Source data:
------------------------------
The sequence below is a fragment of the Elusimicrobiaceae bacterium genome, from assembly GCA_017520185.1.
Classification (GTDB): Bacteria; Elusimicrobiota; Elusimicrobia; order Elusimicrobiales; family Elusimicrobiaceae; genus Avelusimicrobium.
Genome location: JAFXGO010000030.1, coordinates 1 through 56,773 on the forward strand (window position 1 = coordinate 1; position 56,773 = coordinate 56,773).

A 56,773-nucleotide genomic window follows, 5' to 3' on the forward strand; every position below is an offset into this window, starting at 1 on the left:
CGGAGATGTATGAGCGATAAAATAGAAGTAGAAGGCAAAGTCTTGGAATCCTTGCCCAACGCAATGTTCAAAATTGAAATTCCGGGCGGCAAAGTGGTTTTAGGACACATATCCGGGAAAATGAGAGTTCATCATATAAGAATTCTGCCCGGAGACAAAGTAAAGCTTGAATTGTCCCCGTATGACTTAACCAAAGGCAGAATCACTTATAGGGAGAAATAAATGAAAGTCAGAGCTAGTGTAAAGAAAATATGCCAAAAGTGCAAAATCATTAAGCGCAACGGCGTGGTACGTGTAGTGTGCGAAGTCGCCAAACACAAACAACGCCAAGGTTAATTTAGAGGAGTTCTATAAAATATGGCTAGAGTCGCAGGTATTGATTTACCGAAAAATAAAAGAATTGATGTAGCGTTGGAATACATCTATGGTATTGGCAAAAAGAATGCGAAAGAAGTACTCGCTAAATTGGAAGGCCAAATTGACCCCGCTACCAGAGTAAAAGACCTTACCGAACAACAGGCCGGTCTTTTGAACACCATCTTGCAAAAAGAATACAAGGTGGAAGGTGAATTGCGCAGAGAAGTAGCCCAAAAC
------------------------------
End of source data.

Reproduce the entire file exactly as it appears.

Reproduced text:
The sequence below is a fragment of the Elusimicrobiaceae bacterium genome, from assembly GCA_017520185.1.
Classification (GTDB): Bacteria; Elusimicrobiota; Elusimicrobia; order Elusimicrobiales; family Elusimicrobiaceae; genus Avelusimicrobium.
Genome location: JAFXGO010000030.1, coordinates 1 through 56,773 on the forward strand (window position 1 = coordinate 1; position 56,773 = coordinate 56,773).

A 56,773-nucleotide genomic window follows, 5' to 3' on the forward strand; every position below is an offset into this window, starting at 1 on the left:
CGGAGATGTATGAGCGATAAAATAGAAGTAGAAGGCAAAGTCTTGGAATCCTTGCCCAACGCAATGTTCAAAATTGAAATTCCGGGCGGCAAAGTGGTTTTAGGACACATATCCGGGAAAATGAGAGTTCATCATATAAGAATTCTGCCCGGAGACAAAGTAAAGCTTGAATTGTCCCCGTATGACTTAACCAAAGGCAGAATCACTTATAGGGAGAAATAAATGAAAGTCAGAGCTAGTGTAAAGAAAATATGCCAAAAGTGCAAAATCATTAAGCGCAACGGCGTGGTACGTGTAGTGTGCGAAGTCGCCAAACACAAACAACGCCAAGGTTAATTTAGAGGAGTTCTATAAAATATGGCTAGAGTCGCAGGTATTGATTTACCGAAAAATAAAAGAATTGATGTAGCGTTGGAATACATCTATGGTATTGGCAAAAAGAATGCGAAAGAAGTACTCGCTAAATTGGAAGGCCAAATTGACCCCGCTACCAGAGTAAAAGACCTTACCGAACAACAGGCCGGTCTTTTGAACACCATCTTGCAAAAAGAATACAAGGTGGAAGGTGAATTGCGCAGAGAAGTAGCCCAAAAC